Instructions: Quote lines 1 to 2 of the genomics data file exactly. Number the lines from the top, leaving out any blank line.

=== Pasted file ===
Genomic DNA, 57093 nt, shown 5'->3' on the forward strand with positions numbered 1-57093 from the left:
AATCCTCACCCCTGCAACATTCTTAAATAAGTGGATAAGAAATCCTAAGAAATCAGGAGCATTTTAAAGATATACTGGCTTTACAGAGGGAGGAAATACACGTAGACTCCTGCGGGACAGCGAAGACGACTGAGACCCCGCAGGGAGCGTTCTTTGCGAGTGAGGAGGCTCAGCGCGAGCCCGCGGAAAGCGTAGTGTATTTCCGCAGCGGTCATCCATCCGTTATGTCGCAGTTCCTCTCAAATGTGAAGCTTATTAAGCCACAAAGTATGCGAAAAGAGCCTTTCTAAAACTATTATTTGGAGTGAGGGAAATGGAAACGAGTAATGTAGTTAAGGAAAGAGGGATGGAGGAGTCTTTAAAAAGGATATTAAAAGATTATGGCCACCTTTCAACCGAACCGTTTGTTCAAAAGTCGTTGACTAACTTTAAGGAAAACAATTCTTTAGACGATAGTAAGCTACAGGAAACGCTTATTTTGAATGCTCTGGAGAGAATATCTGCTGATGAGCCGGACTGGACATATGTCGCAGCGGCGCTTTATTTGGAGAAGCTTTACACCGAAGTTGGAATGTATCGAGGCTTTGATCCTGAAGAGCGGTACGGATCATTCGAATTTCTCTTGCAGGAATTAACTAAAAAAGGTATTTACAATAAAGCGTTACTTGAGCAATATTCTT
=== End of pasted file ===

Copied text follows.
Genomic DNA, 57093 nt, shown 5'->3' on the forward strand with positions numbered 1-57093 from the left:
AATCCTCACCCCTGCAACATTCTTAAATAAGTGGATAAGAAATCCTAAGAAATCAGGAGCATTTTAAAGATATACTGGCTTTACAGAGGGAGGAAATACACGTAGACTCCTGCGGGACAGCGAAGACGACTGAGACCCCGCAGGGAGCGTTCTTTGCGAGTGAGGAGGCTCAGCGCGAGCCCGCGGAAAGCGTAGTGTATTTCCGCAGCGGTCATCCATCCGTTATGTCGCAGTTCCTCTCAAATGTGAAGCTTATTAAGCCACAAAGTATGCGAAAAGAGCCTTTCTAAAACTATTATTTGGAGTGAGGGAAATGGAAACGAGTAATGTAGTTAAGGAAAGAGGGATGGAGGAGTCTTTAAAAAGGATATTAAAAGATTATGGCCACCTTTCAACCGAACCGTTTGTTCAAAAGTCGTTGACTAACTTTAAGGAAAACAATTCTTTAGACGATAGTAAGCTACAGGAAACGCTTATTTTGAATGCTCTGGAGAGAATATCTGCTGATGAGCCGGACTGGACATATGTCGCAGCGGCGCTTTATTTGGAGAAGCTTTACACCGAAGTTGGAATGTATCGAGGCTTTGATCCTGAAGAGCGGTACGGATCATTCGAATTTCTCTTGCAGGAATTAACTAAAAAAGGTATTTACAATAAAGCGTTACTTGAGCAATATTCTT